Taken or Available?

Good afternoon everyone! I hope you survived another long Monday. Things have been crazy for me since I started my new job. So many things to learn, people to meet, and nuances to pick up on. As I met with one of our marketing managers yesterday, I couldn’t help but notice the GIANT ROCK on her finger! Rings are something women almost always notice right away. I’m not sure if it’s because we get distracted by shiny objects or because we are attracted to the elevated status signified by large diamonds.

Everyone knows that Tiffany teal!

Everyone knows that Tiffany teal!

So the marketing manager’s ring got me thinking about engagement rings and what they stand for: BACK OFF, I’M TAKEN! Engagement rings are necessary in most, if not all, American relationships to materially state baby I’m yours, and no one else’s. It’s the first step towards every marriage, a matter of obsession for women, and fear for men. Years ago during a visit to Manhattan, I indulged my materialistic girly side and took a stroll through Tiffany’s on fifth avenue.

I actually witnessed a man working out finance options for a $60,000 engagement ring. Yes, four zeros. Ladies, is it really so important that you have the biggest ring? That’s a down payment on a house! Maybe I’ve become overly practical in my old age (read: mid-twenties), but I’d prefer a down payment over a Tiffany’s ring.

Rings signify more than just status and pre-marital suffering; they symbolize commitment. When I was in second grade, my little boyfriend Billy gave me one of those cheapy metal rings you get from a quarter machine. In fourth grade, a boy stole his sister’s high school ring and asked me to be his girlfriend. When I got older, I bought a fakie engagement ring from Avon to wear out so guys would leave me alone. My point is not that I’m just too hot to handle, but that from a very young age children are trained to associate rings with relationships and by the time we reach adulthood, we know that a ring on the left hand is a big red stop sign.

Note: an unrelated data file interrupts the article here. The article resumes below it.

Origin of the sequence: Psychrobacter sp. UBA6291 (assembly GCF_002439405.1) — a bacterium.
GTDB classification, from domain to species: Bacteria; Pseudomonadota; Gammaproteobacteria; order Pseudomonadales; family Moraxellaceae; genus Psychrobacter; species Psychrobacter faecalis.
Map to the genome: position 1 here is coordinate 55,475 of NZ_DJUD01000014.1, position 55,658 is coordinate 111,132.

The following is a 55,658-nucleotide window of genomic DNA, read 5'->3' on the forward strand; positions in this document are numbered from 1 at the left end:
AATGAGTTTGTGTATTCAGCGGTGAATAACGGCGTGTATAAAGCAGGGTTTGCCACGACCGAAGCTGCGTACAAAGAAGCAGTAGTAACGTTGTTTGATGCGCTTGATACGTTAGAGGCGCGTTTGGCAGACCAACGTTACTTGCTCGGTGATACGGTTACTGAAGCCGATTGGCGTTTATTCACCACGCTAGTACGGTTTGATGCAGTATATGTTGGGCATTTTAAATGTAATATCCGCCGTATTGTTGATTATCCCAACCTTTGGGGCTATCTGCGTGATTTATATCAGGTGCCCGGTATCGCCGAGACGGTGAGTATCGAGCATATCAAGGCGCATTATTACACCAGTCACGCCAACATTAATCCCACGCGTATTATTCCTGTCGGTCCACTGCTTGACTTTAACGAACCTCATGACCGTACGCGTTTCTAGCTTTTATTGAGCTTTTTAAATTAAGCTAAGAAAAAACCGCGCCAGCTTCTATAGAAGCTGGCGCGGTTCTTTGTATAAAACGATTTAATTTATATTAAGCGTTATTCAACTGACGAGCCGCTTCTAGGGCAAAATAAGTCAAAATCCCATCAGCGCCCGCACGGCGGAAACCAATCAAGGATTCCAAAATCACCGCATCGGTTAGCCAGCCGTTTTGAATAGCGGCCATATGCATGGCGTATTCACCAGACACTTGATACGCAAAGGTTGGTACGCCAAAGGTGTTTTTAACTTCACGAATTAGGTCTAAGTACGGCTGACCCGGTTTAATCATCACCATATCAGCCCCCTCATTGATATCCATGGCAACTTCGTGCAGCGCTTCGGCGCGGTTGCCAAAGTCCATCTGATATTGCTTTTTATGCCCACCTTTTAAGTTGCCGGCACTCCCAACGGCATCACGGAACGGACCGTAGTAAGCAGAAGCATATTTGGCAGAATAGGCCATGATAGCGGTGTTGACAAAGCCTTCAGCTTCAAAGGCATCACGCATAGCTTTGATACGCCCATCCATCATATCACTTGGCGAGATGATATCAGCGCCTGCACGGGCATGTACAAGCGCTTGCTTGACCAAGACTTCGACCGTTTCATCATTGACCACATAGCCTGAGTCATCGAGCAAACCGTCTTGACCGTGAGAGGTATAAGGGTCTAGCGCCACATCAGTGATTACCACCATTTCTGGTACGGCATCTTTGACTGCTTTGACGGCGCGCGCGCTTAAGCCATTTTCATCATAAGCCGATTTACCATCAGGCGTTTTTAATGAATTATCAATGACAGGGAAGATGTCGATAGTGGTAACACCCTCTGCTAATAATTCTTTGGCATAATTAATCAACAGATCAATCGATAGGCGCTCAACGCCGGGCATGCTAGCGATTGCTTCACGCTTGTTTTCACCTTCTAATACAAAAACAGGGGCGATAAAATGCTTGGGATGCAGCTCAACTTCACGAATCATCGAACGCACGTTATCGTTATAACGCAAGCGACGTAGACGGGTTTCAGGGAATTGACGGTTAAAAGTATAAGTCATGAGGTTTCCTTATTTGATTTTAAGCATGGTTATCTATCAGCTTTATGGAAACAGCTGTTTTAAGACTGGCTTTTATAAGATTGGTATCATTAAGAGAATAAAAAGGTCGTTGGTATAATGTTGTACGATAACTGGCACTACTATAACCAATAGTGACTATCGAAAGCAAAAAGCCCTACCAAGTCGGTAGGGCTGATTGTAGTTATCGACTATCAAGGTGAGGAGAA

But why rings? I’m sure a few hours of internet research could answer this, but I decided to take my search in another direction – if Americans are obsessed with diamond engagement rings to express commitment, how do other cultures do it? Here’s what I found:

Polynesian Culture


In modern Polynesian culture, the frangipani (plumeria) can be worn by women to indicate their relationship status – over the right ear if seeking a relationship, and over the left if taken.

Irish Culture

Becoming a trend for both Irish and non-Irish descendants, Claddah rings signify relationship status based on the way they are worn. “The elements of this symbol are often said to correspond to the qualities of love (the heart), friendship (the hands), and loyalty (the crown)” [1]. If worn on the hand with the heart facing away from the body, the wearer’s heart is open and available. If worn with the heart facing the body, the wearer’s heart is closed and therefore unavailable.

Egyptian Culture